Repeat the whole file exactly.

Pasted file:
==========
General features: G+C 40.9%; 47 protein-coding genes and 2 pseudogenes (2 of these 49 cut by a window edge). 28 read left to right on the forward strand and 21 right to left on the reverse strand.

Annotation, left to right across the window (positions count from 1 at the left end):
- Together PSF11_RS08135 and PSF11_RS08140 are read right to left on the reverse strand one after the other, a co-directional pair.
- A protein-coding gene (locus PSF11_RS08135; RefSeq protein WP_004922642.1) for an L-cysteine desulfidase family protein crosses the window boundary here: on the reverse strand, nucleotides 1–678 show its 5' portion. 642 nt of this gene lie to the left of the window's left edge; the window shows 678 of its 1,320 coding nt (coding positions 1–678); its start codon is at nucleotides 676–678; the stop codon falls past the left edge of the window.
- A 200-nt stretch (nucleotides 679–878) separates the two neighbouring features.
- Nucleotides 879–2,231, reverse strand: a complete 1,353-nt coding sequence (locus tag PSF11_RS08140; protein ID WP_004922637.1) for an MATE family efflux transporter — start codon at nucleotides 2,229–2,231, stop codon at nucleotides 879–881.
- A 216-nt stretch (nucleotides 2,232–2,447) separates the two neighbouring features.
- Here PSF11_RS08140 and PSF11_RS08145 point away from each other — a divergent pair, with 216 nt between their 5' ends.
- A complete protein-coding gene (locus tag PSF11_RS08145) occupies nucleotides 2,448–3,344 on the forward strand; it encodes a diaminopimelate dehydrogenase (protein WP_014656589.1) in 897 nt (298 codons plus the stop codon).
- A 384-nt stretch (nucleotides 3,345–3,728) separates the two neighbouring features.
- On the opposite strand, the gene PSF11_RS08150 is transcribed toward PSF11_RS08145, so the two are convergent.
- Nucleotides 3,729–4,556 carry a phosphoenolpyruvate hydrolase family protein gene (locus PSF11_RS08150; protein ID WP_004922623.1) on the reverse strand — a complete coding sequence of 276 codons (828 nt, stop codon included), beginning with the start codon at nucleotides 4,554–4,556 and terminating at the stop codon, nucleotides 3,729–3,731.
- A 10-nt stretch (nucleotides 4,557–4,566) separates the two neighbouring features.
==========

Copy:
General features: G+C 40.9%; 47 protein-coding genes and 2 pseudogenes (2 of these 49 cut by a window edge). 28 read left to right on the forward strand and 21 right to left on the reverse strand.

Annotation, left to right across the window (positions count from 1 at the left end):
- Together PSF11_RS08135 and PSF11_RS08140 are read right to left on the reverse strand one after the other, a co-directional pair.
- A protein-coding gene (locus PSF11_RS08135; RefSeq protein WP_004922642.1) for an L-cysteine desulfidase family protein crosses the window boundary here: on the reverse strand, nucleotides 1–678 show its 5' portion. 642 nt of this gene lie to the left of the window's left edge; the window shows 678 of its 1,320 coding nt (coding positions 1–678); its start codon is at nucleotides 676–678; the stop codon falls past the left edge of the window.
- A 200-nt stretch (nucleotides 679–878) separates the two neighbouring features.
- Nucleotides 879–2,231, reverse strand: a complete 1,353-nt coding sequence (locus tag PSF11_RS08140; protein ID WP_004922637.1) for an MATE family efflux transporter — start codon at nucleotides 2,229–2,231, stop codon at nucleotides 879–881.
- A 216-nt stretch (nucleotides 2,232–2,447) separates the two neighbouring features.
- Here PSF11_RS08140 and PSF11_RS08145 point away from each other — a divergent pair, with 216 nt between their 5' ends.
- A complete protein-coding gene (locus tag PSF11_RS08145) occupies nucleotides 2,448–3,344 on the forward strand; it encodes a diaminopimelate dehydrogenase (protein WP_014656589.1) in 897 nt (298 codons plus the stop codon).
- A 384-nt stretch (nucleotides 3,345–3,728) separates the two neighbouring features.
- On the opposite strand, the gene PSF11_RS08150 is transcribed toward PSF11_RS08145, so the two are convergent.
- Nucleotides 3,729–4,556 carry a phosphoenolpyruvate hydrolase family protein gene (locus PSF11_RS08150; protein ID WP_004922623.1) on the reverse strand — a complete coding sequence of 276 codons (828 nt, stop codon included), beginning with the start codon at nucleotides 4,554–4,556 and terminating at the stop codon, nucleotides 3,729–3,731.
- A 10-nt stretch (nucleotides 4,557–4,566) separates the two neighbouring features.